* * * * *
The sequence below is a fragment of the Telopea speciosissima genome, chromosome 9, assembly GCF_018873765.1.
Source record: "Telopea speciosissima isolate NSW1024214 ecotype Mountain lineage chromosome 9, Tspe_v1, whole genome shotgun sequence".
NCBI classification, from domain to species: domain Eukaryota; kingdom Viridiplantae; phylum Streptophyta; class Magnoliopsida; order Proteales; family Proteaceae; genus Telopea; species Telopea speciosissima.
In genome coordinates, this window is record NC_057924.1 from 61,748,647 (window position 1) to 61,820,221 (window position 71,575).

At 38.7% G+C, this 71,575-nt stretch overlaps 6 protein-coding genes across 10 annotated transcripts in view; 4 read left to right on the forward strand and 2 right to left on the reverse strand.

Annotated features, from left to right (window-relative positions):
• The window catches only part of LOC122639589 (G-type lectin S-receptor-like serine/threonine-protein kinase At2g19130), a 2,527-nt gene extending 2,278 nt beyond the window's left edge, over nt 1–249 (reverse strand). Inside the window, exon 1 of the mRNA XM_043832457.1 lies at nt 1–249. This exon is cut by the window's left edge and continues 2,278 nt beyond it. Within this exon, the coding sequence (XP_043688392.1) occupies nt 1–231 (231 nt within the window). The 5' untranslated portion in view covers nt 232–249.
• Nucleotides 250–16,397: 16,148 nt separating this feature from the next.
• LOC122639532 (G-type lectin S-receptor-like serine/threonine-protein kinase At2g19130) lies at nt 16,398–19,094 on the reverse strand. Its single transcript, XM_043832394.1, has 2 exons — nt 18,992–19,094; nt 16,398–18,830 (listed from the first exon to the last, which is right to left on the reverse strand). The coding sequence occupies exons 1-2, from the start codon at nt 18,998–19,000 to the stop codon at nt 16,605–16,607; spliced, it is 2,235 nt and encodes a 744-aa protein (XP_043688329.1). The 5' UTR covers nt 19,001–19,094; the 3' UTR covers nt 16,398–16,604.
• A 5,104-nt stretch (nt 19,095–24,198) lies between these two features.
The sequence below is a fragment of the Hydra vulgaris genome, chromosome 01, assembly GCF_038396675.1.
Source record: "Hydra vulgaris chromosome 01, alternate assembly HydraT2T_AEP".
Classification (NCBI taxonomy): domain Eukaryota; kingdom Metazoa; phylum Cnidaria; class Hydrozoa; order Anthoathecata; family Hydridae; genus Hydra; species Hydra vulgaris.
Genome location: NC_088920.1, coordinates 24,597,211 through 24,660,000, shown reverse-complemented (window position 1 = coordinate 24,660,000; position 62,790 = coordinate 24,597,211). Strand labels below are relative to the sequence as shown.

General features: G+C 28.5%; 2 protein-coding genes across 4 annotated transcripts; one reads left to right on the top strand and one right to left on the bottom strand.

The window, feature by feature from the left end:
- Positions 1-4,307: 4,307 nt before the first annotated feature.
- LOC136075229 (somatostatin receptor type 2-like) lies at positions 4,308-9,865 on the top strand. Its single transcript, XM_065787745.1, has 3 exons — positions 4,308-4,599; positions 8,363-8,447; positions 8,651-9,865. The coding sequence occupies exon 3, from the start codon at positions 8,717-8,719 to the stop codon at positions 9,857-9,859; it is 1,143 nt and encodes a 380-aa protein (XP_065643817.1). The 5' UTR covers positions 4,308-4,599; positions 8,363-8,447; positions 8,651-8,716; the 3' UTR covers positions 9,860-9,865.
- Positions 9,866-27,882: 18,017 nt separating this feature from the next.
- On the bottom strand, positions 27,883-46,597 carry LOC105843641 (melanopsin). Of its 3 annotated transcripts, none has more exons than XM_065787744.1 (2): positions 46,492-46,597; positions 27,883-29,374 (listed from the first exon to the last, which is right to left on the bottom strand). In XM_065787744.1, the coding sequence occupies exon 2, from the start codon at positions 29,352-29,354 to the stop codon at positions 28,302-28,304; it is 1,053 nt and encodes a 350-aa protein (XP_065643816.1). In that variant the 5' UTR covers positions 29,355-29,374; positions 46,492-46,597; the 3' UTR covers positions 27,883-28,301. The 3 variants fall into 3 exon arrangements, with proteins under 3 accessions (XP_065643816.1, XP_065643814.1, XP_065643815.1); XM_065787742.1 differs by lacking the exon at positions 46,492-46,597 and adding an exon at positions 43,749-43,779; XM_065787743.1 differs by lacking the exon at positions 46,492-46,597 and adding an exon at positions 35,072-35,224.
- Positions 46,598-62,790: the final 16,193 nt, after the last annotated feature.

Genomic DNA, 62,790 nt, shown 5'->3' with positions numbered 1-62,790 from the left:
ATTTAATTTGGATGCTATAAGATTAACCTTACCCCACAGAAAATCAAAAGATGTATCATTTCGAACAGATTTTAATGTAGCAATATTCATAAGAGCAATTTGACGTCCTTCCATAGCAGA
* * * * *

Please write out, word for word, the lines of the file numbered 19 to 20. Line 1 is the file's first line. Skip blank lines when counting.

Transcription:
- Positions 9,866-27,882: 18,017 nt separating this feature from the next.
- On the bottom strand, positions 27,883-46,597 carry LOC105843641 (melanopsin). Of its 3 annotated transcripts, none has more exons than XM_065787744.1 (2): positions 46,492-46,597; positions 27,883-29,374 (listed from the first exon to the last, which is right to left on the bottom strand). In XM_065787744.1, the coding sequence occupies exon 2, from the start codon at positions 29,352-29,354 to the stop codon at positions 28,302-28,304; it is 1,053 nt and encodes a 350-aa protein (XP_065643816.1). In that variant the 5' UTR covers positions 29,355-29,374; positions 46,492-46,597; the 3' UTR covers positions 27,883-28,301. The 3 variants fall into 3 exon arrangements, with proteins under 3 accessions (XP_065643816.1, XP_065643814.1, XP_065643815.1); XM_065787742.1 differs by lacking the exon at positions 46,492-46,597 and adding an exon at positions 43,749-43,779; XM_065787743.1 differs by lacking the exon at positions 46,492-46,597 and adding an exon at positions 35,072-35,224.